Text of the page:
Still others tout the success of their system in generating faster, larger incomes when much, if not most, of that income came from a deal they cut with corporate. Several years ago, while I and a few of my friends were shopping around for a company to join, we were offered a “front line” position to one company and “double the compensation.” Every percentage in the plan double it. Yet another offered us a front line position and a gift of almost 2,000 distributors (we eventually joined a company that made no deal). While not rampant, this practice of deal making is certainly not rare. Frankly, I’m not sure I even have a problem with it as long as, again, there is full disclosure. I suppose we all have the right to make the best deal the market will allow for our services, just like any other industry as long as you don’t promote your success as being duplicatable, or based on any recruiting or sales system.
Another challenge I find with many systems in use today is that they are based on theory rather than real world experience. They’re based on how we WISH things would happen rather than what really happens. For example, the 50 line phone script where you call your friend Bob and ask him if he’d be interested in hearing about an “exciting, ground floor opportunity” or an “revolutionary new product” and Bob, according to the script, enthusiastically responds, “Sure! Tell me about it.” As anyone with even a week of practical experience has learned, Bob rarely responds with such unquestioning acceptance of your offer thus making the next 49 lines of the script useless. Or, there are systems where we are suppose to send information packages to folks that include lengthy books, or other elaborate, relatively expensive materials, as if even a few of our prospects are actually going to devour it all before we follow up with them in a few days. Then there’s the fantasy land internet recruiting systems where we, allegedly, are going to recruit massive numbers of serious, committed, hard working professional networkers based solely on some enticing verbiage and a few pretty pictures.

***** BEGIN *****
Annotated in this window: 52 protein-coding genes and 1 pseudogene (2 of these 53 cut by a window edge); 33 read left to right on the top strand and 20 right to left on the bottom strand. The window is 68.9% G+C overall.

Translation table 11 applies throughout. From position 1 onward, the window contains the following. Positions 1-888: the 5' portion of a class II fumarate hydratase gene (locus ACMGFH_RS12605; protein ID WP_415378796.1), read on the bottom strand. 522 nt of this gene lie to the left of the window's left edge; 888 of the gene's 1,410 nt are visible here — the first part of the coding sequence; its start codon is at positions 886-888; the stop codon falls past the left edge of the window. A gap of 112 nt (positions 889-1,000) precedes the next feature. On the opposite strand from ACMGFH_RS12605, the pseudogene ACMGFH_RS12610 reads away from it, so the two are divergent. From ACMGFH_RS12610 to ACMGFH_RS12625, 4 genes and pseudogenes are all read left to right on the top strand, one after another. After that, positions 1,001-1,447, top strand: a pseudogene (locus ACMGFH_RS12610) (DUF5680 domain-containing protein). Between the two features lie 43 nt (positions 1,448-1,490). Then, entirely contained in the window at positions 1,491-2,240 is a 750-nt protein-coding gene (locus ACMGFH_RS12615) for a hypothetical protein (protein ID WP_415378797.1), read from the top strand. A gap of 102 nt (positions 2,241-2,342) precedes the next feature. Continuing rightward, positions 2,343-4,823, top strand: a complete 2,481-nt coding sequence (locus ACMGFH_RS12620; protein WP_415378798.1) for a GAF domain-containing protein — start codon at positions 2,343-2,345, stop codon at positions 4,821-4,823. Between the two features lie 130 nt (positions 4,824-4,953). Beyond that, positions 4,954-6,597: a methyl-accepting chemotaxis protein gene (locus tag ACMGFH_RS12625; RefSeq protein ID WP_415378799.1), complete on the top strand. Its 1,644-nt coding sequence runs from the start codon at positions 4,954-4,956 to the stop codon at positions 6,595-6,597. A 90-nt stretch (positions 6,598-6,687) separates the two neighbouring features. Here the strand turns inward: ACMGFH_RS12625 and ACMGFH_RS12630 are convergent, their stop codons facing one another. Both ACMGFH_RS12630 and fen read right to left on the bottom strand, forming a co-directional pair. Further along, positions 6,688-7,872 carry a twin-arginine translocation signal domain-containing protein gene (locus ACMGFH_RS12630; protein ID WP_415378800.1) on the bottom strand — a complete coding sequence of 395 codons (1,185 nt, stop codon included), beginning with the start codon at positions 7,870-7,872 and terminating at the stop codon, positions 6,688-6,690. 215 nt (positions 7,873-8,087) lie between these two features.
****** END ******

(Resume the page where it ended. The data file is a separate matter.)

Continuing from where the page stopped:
Finally, in the vast majority of “duplicatable systems” I’ve seen (and I’ve seen many over the last decade of full time research and practice) there’s simply no aiming at the target. Like the not-so-exaggerated example I gave to open this article, we are suppose to generate leads from the same sources, say the same scripted pitch when we contact them, then send the same information package in the mail, or direct them to the same internet site or canned phone presentation. Then, when following up, we are programmed, almost robotically, to respond to various common questions and concerns with the same pat, even cliche’ answers. Indeed, this very aspect of the system is what makes it so “duplicatable.” Yet, one of the most basic, fundamental tenants of sales, at least in every other industry, is to “target” your prospect. Learn a little about therm. Find out what there issues are their wants and needs and address them individually. Such cookie cutter systems fail in this, utterly. Yes, it’s true that opening your eyes and aiming at the target does take a little more work, and it is a skill that does improve with experience, but practicing it will cause you to hit the target ten times more often!